The Title V programs in Arkansas, Missouri, and North Dakota financially support dental services for children with specific and complex craniofacial conditions. Title V funds in Arkansas cover services for children with cleft lip and palate conditions, while Missouri uses Title V funds to cover cleft palate services. North Dakota’s Title V program for children and youth with special health care needs (CYSHCN), called Special Health Services (SHS), pays for services for conditions including ectodermal dysplasia, handicapping malocclusion, congenital dental abnormalities, and cleft lip and palate.

North Dakota’s Title V program administers cleft lip and palate clinics in the state. These clinics employ a pediatric dentist, plastic surgeon, and orthodontist.

Title V and Medicaid Partnering to Improve Oral Health

Utah’s state oral health program and dental director, who are partially funded with Title V dollars, encourage dentists around the state to accept Medicaid, especially for pediatric populations.

Utah Title V and Medicaid are working together on strategies to address emergency room visits for non-traumatic dental issues after a 2019 report showed that Medicaid and CHIP covered almost half of the charges.

Referring to Community Resources for Oral Health Services

The Title V programs in Louisiana and Missouri utilize care coordination services to provide families with information on accessing dental services. In Missouri, service coordinators routinely assess dental needs. In Louisiana, CYSHCN clinic staff and the Title V Family Resource Center also support families with linkage to dental services.

Mississippi Title V has close relationships with Federally Qualified Health Centers (FQHC) in the community, and they refer children and youth to FQHCs for dental care. The state employs oral health consultants around the state who conduct outreach with community members. The consultants’ activities include conducting oral health screening, providing education and guidance to health professionals and the public, conducting oral health prevention programs, and promoting the benefits of community water fluoridation.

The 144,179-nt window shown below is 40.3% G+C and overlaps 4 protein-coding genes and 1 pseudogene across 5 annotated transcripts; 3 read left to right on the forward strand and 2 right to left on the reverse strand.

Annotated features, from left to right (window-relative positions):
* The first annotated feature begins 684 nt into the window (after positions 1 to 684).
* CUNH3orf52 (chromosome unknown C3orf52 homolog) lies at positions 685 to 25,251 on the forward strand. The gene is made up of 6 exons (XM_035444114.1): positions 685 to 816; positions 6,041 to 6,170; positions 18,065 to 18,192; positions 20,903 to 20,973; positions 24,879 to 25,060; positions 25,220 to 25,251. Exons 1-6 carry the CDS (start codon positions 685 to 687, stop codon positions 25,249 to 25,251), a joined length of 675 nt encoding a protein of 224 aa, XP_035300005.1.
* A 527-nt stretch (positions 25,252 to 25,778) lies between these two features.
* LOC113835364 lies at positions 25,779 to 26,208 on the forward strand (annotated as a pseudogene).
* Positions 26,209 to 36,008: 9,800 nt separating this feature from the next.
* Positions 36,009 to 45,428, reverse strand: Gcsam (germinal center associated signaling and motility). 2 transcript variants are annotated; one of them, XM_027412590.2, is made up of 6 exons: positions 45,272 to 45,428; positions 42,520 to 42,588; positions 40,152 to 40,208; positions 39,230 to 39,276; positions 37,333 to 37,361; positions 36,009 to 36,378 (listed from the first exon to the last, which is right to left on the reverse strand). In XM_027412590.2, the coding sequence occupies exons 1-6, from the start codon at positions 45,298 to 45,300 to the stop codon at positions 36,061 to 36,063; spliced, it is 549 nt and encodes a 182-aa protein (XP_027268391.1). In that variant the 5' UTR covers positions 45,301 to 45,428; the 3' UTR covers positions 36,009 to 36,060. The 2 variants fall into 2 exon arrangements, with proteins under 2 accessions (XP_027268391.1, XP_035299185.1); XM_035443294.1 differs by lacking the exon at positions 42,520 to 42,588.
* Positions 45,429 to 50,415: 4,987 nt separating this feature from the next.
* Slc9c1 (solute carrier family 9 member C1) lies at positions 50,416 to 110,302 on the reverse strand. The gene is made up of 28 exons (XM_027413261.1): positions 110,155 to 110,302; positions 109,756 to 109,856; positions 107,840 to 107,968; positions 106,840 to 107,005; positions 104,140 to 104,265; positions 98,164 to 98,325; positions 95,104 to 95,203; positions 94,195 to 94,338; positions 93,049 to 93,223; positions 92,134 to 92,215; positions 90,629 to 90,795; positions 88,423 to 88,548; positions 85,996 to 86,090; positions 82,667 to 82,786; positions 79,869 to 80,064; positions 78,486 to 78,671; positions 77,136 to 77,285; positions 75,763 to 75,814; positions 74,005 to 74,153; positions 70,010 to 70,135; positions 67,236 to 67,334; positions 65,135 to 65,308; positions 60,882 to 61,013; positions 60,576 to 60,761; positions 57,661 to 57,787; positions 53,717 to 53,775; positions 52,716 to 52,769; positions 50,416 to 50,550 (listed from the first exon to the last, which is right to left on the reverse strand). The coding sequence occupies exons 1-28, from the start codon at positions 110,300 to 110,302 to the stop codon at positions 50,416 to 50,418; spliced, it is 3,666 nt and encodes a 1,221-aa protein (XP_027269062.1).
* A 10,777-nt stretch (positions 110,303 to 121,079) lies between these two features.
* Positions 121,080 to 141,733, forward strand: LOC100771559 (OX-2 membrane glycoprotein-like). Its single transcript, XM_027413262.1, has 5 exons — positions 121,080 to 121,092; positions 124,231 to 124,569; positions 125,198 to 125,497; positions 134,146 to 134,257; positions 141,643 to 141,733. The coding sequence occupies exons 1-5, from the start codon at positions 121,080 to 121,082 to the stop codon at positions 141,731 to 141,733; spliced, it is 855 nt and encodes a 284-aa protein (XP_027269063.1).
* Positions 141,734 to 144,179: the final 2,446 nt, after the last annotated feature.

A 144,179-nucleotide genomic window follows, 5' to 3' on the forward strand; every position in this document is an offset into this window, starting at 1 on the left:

The Title V program in Alaska created an information packet about oral health for CYSHCN. Stone Soup Group, the state’s Family-to-Family Health Information Center (F2F), disseminates the packet to families raising CYSHCN.

In Utah, Title V funds an oral health educator who provides education and referrals specifically to students in middle and high schools.

Dental System Surveillance

Mississippi Title V participates in the CYSHCN Cares 2 Learning Collaborative, which includes a focus on oral health. Through this initiative, Title V collects data on the number of CYSHCN with a dental home and the number who are referred to annual dental visits.

The Title V program in Vermont noticed that Title V was paying for some orthodontic services expected to be covered under the state Medicaid program. Title V worked with Medicaid to ensure that medically necessary dental services were covered under EPSDT. Title V also helps families navigate coverage and benefits for dental services.  

In West Virginia, the CYSHCN and oral health programs are co-located and work closely together. They are working on including dental care in the comprehensive care plan and ensuring that appropriate screening, diagnosis and treatment happen related to oral health.

The Title V program in New York collects data from 52 county based CYSHCN programs, including data on dental insurance enrollment.

Oral Health Workforce

North Carolina Title V employs two part-time dental hygienists as part of a dental home initiative. The hygienists provide education to dentists about treating CYSHCN in order to improve access to services.

The Title V program in Alaska received funding from HRSA related to the oral health workforce. With these funds, Alaska Title V hired a consultant to develop and implement a plan to address the needs of the oral health workforce. The oral health program in Alaska also works with the tribal health system to implement a dental health aide program.

Virginia’s Title V program administers an oral health program for CYSHCN. The program informs dental care providers and families about dental care for CYSHCN and maintains a list of dental providers who serve CYSHCN. The state received a CDC oral health grant in 2019 through which they surveyed individuals with special health care needs about oral health needs. The results of the survey informed the development of oral health services and programs.

Vision Services

In July of 2020, Louisiana’s Title V program successfully transitioned all children served through the Title V funded ophthalmology clinic to community providers. Children who meet the criteria for CYSHCN and require ophthalmology services are now referred to their Medicaid Managed Care Organization or the Louisiana Title V Family Resource Center for linkage to an ophthalmologist that accepts their insurance.

The Title V program in Indiana has a small budget to fund vision services for children aged 0-3 if the services are not related to any other health condition. Similarly, in North Carolina, Title V has funds for uninsured children through the organization Prevent Blindness NC.

The Title V program in Tennessee covers vision services related to a qualifying condition to children enrolled in the CYSHCN program.

 Similarly, The Title V program in New Mexico covers vision services for specific conditions only for children in the CYSHCN program.